Some 93 plant species, roughly 26 percent of those Bertelsen tracked, flowered at significantly higher elevations during the second half of the period compared to the first half. The change is "concurrent with significant increases in summer temperatures across the region and are consistent with observed changes around the globe," the team writes.
Wanted: 40,000 observing sites
Crimmins's results are among the early ones stemming from the establishment of the USA National Phenology Network, a federally funded effort to track a range of changes that global warming is bringing to natural systems in the United States. It's part of a broader international effort to track shifts in plant, insect, and animal behaviors that are tied to changing seasons and have interlaced effects on breeding and life cycles.
Scientists are moving ahead on a modest network of heavily instrumented environmental observatories across the continent. But a handful sat back and thought bigger.
"Let's get citizen-scientists involved and pump things up to 40,000 observing locations," says Jake Weltzin, a US Geological Survey scientist and the executive director of the USA-NPN program, during a recent interview in his office just off the University of Arizona's campus.
The bird-watching efforts by Audubon and Cornell were clear models, adds Crimmins. "Those are some of the best data sets we have to infer the effects of the changing climate on natural resources," she said during the chat with Dr. Weltzin at the USA-NPN's coordinating center.
Indeed, she is interested in finding and using so-called legacy data sets – information gathered by people over long periods of time. Bertelsen's records represent one example. So do the data gathered by Henry David Thoreau. Last fall, a team led by Harvard University's Charles Willis published a study showing how a changing climate has led to lost plant species around Concord, Mass., since Thoreau's time. The team says its results suggest that climate change has altered the species mix, largely as a result of changes in flowering times.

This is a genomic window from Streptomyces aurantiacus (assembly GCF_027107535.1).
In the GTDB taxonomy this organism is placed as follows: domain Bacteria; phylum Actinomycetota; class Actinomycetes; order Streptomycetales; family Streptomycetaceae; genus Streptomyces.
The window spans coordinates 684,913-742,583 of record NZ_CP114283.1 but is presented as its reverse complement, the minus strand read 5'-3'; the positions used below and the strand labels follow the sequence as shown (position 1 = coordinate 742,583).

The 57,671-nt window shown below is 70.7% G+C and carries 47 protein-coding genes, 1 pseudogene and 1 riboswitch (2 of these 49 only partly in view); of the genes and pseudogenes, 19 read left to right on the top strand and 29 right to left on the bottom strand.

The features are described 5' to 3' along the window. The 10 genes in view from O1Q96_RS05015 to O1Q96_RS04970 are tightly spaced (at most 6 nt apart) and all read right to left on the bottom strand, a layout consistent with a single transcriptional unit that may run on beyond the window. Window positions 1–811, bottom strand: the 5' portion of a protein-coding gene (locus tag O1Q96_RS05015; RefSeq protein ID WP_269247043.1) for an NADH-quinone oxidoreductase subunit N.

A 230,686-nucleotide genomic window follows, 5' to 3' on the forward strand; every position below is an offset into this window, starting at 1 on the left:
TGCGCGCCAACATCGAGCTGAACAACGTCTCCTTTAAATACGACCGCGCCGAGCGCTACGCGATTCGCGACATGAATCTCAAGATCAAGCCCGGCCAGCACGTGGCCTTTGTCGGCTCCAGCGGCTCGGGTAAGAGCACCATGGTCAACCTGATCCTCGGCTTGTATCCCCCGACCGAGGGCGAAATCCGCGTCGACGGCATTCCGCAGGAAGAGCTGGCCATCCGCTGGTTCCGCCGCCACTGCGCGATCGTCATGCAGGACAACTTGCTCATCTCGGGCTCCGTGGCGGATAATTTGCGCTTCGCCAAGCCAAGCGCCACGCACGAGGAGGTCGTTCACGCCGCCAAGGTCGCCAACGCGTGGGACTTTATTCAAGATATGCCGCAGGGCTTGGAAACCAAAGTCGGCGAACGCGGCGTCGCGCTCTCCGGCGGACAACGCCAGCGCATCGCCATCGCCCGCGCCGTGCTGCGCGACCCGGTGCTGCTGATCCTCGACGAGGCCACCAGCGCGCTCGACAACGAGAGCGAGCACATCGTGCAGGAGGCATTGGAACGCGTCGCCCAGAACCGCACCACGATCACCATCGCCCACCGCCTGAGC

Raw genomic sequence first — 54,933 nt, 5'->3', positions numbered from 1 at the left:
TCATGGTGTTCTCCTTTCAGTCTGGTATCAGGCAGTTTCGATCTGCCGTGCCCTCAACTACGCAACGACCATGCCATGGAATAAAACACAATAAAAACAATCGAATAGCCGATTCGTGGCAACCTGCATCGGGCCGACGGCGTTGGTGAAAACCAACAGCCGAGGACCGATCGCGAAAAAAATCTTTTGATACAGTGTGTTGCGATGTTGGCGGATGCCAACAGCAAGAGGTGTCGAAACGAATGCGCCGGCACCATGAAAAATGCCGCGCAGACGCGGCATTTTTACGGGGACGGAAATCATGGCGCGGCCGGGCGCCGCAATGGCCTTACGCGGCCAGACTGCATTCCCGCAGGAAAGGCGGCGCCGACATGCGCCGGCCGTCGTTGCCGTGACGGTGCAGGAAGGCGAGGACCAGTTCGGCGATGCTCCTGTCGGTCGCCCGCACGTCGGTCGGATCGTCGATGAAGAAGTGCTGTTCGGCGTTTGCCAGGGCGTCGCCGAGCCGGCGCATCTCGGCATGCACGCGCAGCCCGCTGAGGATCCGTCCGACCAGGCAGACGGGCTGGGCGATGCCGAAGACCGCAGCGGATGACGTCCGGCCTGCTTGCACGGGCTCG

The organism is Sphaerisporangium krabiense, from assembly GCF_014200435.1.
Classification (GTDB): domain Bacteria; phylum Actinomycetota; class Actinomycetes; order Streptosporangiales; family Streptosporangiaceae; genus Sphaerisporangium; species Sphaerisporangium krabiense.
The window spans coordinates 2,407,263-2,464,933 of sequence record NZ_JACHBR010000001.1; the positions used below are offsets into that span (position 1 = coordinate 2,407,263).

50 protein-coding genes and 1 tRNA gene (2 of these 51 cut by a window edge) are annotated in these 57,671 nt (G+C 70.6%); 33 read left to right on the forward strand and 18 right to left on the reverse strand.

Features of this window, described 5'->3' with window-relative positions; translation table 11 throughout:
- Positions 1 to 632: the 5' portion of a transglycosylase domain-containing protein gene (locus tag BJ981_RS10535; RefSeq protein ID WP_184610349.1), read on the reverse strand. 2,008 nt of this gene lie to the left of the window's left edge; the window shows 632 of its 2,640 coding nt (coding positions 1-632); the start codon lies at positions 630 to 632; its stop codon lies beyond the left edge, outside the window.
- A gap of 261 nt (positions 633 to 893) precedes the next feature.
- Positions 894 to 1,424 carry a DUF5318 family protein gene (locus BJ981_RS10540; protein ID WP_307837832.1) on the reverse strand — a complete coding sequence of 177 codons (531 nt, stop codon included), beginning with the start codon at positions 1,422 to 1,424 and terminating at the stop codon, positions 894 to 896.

And as word of the USA-NPN's work spreads, the program has started to get phone calls from people with potential useful legacy data, Crimmins says.
For his part, Cornell ornithologist David Bonter also appreciates the time, effort, and steadfastness of folks participating in efforts such as Project Feeder Watch.
During a phone chat, he says that Project Feeder Watch – now entering its 22nd season – attracts roughly 15,000 participants a year; 75 percent are repeat participants.
But there's always room for more, particularly for people who are interested in helping over the long haul.
He counts 100 participants who have been at it since the program began, giving researchers a unique set of data among the careful work done by the other 14,900 participants. Demographics is taking its toll on this subset of the most seasoned observers, he says.
With some of the labs' entry-level monitoring programs, such as the Great Backyard Bird Count, the program hopes to continue refreshing the ranks of participants, including those whose interest remains kindled for decades.